15 November 2018
‘This Government, and I, as Minister for Justice and Equality, are committed to doing all we can to tackle violence against women. This violence is a blight on our society and its complexity requires a systemic, multi-faceted response.
The Council of Europe Convention on preventing and combatting violence against women and domestic violence, commonly known as the Istanbul Convention, is a significant legal instrument in combatting sexual and domestic violence and the Programme for Government is committed to its implementation.
The Convention is a broad based document which covers a number of Departments’ policy areas. The purposes of this Convention are to protect women against all forms of violence, and prevent, prosecute and eliminate violence against women and domestic violence. The Convention also aims to ensure the design of a comprehensive framework, policies and measures for the protection of and assistance to all victims of such violence.
Senators will be aware that Ireland signed the Istanbul Convention in November 2015. At the time, the Government gave approval to an action plan which contained those outstanding actions that were identified as being necessary to enable Ireland’s ratification of the Convention.
Those 18 actions were included in the Second National Strategy on Domestic, Sexual and Gender-based Violence, which was published in January 2016. The implementation of this whole of Government strategy, which contains a range of actions to be implemented across Government departments and agencies, is ongoing.
Progress in implementing the actions required under the Istanbul Convention includes training of public sector officials, the implementation of the Victims Directive, the development and implementation of a Risk Assessment Matrix by An Garda Síochána for victims of domestic violence and sexual crime.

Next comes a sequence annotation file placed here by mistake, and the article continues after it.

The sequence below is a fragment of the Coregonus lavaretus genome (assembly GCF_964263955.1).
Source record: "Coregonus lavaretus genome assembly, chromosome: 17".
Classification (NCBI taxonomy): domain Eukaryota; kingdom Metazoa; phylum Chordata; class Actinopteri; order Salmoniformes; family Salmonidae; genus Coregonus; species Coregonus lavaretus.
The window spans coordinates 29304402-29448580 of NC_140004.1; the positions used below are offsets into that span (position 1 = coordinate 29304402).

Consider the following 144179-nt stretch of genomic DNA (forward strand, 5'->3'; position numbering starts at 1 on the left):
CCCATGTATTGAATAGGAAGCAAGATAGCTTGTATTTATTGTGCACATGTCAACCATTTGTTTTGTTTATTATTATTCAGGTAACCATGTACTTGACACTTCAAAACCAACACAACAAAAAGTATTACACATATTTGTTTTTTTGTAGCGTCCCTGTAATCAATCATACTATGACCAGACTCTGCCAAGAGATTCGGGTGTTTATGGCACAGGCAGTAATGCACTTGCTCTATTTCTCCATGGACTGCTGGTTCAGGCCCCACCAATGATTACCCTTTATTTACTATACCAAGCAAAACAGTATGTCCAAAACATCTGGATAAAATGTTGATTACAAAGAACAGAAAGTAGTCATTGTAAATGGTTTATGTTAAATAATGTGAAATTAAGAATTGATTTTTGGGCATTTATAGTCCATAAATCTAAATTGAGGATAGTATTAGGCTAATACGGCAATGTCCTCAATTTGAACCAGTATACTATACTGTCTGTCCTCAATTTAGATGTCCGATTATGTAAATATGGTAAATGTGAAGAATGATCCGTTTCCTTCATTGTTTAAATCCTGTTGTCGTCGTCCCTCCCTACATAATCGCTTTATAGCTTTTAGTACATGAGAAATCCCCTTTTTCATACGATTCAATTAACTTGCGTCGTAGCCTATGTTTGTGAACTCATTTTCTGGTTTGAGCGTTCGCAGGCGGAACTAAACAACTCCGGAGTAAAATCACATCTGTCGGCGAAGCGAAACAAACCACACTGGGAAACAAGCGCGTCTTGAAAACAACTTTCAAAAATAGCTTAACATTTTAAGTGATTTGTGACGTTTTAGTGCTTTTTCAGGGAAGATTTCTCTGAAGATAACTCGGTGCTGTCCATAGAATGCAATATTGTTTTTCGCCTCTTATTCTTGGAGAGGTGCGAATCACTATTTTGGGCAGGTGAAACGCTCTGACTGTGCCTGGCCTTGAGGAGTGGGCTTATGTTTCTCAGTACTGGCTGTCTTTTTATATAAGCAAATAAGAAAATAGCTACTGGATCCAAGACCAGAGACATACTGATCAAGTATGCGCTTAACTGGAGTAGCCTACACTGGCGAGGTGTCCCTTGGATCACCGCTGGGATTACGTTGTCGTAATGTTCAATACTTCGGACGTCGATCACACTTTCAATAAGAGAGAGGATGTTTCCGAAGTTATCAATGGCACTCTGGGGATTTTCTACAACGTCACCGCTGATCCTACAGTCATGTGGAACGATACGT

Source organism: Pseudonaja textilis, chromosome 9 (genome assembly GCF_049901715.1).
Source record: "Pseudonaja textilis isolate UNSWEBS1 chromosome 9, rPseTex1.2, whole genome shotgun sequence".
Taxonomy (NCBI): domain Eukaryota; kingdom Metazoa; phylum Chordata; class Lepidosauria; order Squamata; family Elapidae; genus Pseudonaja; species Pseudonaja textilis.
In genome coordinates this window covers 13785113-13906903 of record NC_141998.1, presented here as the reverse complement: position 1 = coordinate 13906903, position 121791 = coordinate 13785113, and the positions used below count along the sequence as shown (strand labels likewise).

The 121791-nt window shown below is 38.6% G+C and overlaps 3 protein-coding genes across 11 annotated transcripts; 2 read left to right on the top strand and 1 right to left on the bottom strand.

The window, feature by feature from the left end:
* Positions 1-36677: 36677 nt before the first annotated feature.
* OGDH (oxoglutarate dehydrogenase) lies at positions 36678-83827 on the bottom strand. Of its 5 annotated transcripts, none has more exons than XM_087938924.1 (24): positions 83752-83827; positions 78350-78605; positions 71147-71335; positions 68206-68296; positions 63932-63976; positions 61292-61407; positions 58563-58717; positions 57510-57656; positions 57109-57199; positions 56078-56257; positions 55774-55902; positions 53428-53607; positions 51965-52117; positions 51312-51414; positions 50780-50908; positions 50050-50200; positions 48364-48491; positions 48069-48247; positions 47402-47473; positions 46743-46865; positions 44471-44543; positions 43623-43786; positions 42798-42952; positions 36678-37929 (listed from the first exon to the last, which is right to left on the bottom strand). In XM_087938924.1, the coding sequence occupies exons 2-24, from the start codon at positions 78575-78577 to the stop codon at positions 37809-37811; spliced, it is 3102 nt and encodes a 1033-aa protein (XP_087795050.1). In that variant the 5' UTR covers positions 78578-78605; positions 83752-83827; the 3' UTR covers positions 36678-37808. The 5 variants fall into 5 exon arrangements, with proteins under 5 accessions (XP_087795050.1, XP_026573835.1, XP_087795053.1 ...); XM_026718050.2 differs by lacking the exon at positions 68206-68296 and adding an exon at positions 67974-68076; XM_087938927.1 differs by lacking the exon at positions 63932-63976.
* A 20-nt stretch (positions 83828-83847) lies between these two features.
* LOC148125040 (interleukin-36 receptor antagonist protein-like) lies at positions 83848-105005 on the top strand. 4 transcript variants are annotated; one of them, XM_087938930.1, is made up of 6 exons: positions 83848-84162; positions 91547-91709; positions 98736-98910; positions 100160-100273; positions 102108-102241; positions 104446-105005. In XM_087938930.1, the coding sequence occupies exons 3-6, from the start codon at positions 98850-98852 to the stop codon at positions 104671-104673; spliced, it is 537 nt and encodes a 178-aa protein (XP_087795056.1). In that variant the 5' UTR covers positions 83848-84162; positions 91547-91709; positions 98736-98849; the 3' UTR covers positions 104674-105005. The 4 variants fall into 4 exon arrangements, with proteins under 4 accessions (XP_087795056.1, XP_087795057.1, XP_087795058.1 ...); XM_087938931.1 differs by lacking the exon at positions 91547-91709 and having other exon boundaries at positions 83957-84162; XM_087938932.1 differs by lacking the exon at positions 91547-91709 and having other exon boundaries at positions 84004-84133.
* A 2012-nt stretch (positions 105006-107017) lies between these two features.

The enactment of the Domestic Violence Act 2018 in May significantly advanced the progress to ratification of the Convention. This ground breaking legislation delivers a number of Istanbul actions including emergency barring orders, extending access to interim barring orders and creating an offence of forced marriage. It is my intention to commence the Act in January, and the agencies who are key to implementing the legislation are working to that end.
There remains one outstanding legislative action before Ireland can ratify the Istanbul Convention and that is legislating for extraterritorial jurisdiction. This technical piece of legislation will provide for individuals who commit particular offences abroad being liable to prosecution under Irish law. It is my intention to publish this legislation in the very near future, and its early enactment will enable ratification of the Convention.
It is my intention to ratify the Convention in early 2019.’